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    Reasons Why Women Remember Things More Than Men

    In their 24-month-old marriage, Kingsley and his wife, Victoria, have had a number of conflicts than they envisaged, and most of the time, it could have been avoided. Even though the issues involved do not qualify as something that could tear them apart, it became a major cause of concern to the wife.

    According to Victoria, a 32-year-old business woman, her husband’s forgetfulness is one issue she had yet to come to terms with. “It’s so bad that sometimes he forgets my birthday, sometimes it could be to pick our clothes from the drycleaner, and from time to time, he scatters many things in the house because he is always looking for his things,” she added.

    Kingsley’s case might sound extreme, but he is certainly not alone, especially among fellow men.

    While Kingsley and Victoria would continue to deal with theirs, Mr. and Mrs. Anifowose, who have been married for 15 years, say they have devised a means to manage theirs, as the man said his wife had taken the place of his reminder since she’s the one who reminds him of everything.

    He said, “What I do is to tell her anything I don’t want to forget, and I tell her when to remind me. Guess what, she doesn’t fail me, and sometimes I ask myself if I’m suffering from amnesia or she is just gifted. And she doesn’t use any organiser. It amazes me, really.”

    These two accounts somewhat give a fresh perspective to the fact that there is a wide range of differences between men and women, beyond their anatomy. Meanwhile, findings by some researchers have shown that women have better retentive memory than men.

    In a study by Prof. Qi Wang, an expert in human development at Cornell University’s College of Human Ecology, New York, United States, it was found that gender has a role to play in how people remember things.

    In the course of the study, which involved 60 college undergraduates, she sent three text messages to them in one week, and instructed them to write down what had happened to them during the previous 30 minutes. Thus, once they received the text, they should quickly type their experience within the last 30 minutes and forward to her for documentation.

    At the end of the week, she asked all of them to describe in detail those events they wrote about in the text messages. She titled the study ‘Gender and Emotion in Everyday Event Memory.’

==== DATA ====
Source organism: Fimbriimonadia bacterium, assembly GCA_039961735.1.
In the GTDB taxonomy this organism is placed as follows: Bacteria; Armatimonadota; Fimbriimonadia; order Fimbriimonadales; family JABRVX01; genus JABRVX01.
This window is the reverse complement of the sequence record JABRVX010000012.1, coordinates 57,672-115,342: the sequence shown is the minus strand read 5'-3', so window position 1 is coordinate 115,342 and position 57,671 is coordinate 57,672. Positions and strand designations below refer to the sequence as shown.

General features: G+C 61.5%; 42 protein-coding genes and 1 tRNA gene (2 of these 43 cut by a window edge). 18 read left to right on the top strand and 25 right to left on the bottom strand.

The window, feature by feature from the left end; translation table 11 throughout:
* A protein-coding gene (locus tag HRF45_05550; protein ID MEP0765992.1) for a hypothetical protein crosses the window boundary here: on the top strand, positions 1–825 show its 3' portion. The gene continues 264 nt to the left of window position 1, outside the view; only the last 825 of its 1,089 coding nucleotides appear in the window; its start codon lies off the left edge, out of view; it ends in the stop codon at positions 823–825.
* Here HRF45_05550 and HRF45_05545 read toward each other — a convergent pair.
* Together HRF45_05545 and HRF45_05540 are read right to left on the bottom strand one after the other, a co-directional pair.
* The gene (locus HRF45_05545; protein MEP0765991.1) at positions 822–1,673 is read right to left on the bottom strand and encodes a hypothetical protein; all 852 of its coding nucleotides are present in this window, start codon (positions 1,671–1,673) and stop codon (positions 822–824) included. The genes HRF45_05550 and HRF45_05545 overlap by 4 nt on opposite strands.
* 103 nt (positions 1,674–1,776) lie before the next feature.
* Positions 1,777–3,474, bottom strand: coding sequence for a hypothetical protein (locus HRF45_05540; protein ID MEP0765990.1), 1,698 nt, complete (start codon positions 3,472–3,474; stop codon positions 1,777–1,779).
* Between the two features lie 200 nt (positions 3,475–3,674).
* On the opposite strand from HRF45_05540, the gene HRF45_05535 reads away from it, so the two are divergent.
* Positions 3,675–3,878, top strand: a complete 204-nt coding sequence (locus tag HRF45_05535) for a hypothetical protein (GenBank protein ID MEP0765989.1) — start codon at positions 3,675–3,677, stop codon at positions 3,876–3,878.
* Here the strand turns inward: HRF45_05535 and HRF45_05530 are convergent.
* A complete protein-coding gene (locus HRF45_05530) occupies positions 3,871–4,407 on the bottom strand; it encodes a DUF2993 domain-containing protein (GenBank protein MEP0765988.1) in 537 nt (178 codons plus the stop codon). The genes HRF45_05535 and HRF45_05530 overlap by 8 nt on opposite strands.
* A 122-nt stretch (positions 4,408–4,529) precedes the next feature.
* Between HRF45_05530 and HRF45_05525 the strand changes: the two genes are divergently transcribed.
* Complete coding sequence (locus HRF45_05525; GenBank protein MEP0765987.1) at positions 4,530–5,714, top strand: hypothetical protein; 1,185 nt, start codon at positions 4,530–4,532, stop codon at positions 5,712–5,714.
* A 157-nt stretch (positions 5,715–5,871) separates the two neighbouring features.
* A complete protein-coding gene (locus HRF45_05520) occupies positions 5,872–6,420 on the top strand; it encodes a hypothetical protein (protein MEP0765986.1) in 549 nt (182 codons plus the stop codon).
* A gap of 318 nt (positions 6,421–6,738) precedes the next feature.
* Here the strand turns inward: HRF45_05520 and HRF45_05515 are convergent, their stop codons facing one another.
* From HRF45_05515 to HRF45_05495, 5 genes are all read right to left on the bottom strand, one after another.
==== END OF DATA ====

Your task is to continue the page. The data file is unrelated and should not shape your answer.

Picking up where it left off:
According to the result of the exercise, which was posted on the institution’s website, the researcher found that the women in the study wrote more detailed piece on their past 30 minutes experience in the text message they sent. And beyond that, they were able to recall more details about what they sent via the text message than men after one week.

    Wang ascribed the difference to the fact that women pay more attention to happenings and are able to recall such when needed.

    Wang said, “It appears that, compared with men, women may attend to and encode more information during ongoing events, experience similar rates of forgetting, and then show greater ability to access retained event information at recall.

    “Our findings also suggest that the content of memories is reconstructed over time in a gendered fashion. The findings help us understand gender differences in memory and inform the theoretical debate about where in the memory formation process these differences emerge.

    “These findings are provocative in showing that women and men see their worlds differently, likely due to different cognitive styles, and that gendered ideologies come into play in memory reconstruction.”

    In another study by Dr. Liana Palermo, a researcher at Aston University, Birmingham, United Kingdom, it was equally discovered that women are better at remembering things than men, which he ascribed to the fact that women develop the ability when they juggle responsibilities at home with their career and that it may be due to hormones or brain structure. He said men helping in the home could boost their memory.

    He involved 100 men and women, aged between 15 and 40 in a task that puts them through a series of memory tests. And at the end of the study, it was concluded that even though both men and women find it hard to remember things as they age, women are still better at remembering things.